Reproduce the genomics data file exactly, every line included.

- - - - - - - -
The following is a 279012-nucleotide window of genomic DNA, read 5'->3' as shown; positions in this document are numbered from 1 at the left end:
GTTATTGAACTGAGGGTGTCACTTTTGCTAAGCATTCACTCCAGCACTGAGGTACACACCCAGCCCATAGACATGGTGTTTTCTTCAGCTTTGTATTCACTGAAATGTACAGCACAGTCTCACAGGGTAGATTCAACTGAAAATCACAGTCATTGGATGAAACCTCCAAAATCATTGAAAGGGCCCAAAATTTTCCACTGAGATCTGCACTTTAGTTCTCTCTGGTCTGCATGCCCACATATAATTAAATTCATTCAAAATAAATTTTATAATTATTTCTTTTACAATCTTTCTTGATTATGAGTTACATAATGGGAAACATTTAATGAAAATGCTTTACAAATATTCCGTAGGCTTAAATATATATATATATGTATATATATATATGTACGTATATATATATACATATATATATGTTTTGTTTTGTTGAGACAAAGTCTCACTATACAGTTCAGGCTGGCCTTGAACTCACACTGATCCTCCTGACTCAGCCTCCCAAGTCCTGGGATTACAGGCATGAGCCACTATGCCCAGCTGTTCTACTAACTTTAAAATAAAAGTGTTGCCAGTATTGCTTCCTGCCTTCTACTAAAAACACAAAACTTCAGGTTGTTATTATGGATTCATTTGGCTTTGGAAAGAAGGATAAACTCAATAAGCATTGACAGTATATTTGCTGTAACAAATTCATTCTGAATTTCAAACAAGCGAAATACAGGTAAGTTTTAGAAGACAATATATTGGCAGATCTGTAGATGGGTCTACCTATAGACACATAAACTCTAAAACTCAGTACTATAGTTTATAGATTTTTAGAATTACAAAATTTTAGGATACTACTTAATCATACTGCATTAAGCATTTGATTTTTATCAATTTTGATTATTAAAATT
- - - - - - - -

The following is a 279012-nucleotide window of genomic DNA, read 5'->3' as shown; positions in this document are numbered from 1 at the left end:
GTTATTGAACTGAGGGTGTCACTTTTGCTAAGCATTCACTCCAGCACTGAGGTACACACCCAGCCCATAGACATGGTGTTTTCTTCAGCTTTGTATTCACTGAAATGTACAGCACAGTCTCACAGGGTAGATTCAACTGAAAATCACAGTCATTGGATGAAACCTCCAAAATCATTGAAAGGGCCCAAAATTTTCCACTGAGATCTGCACTTTAGTTCTCTCTGGTCTGCATGCCCACATATAATTAAATTCATTCAAAATAAATTTTATAATTATTTCTTTTACAATCTTTCTTGATTATGAGTTACATAATGGGAAACATTTAATGAAAATGCTTTACAAATATTCCGTAGGCTTAAATATATATATATATGTATATATATATATGTACGTATATATATATACATATATATATGTTTTGTTTTGTTGAGACAAAGTCTCACTATACAGTTCAGGCTGGCCTTGAACTCACACTGATCCTCCTGACTCAGCCTCCCAAGTCCTGGGATTACAGGCATGAGCCACTATGCCCAGCTGTTCTACTAACTTTAAAATAAAAGTGTTGCCAGTATTGCTTCCTGCCTTCTACTAAAAACACAAAACTTCAGGTTGTTATTATGGATTCATTTGGCTTTGGAAAGAAGGATAAACTCAATAAGCATTGACAGTATATTTGCTGTAACAAATTCATTCTGAATTTCAAACAAGCGAAATACAGGTAAGTTTTAGAAGACAATATATTGGCAGATCTGTAGATGGGTCTACCTATAGACACATAAACTCTAAAACTCAGTACTATAGTTTATAGATTTTTAGAATTACAAAATTTTAGGATACTACTTAATCATACTGCATTAAGCATTTGATTTTTATCAATTTTGATTATTAAAATT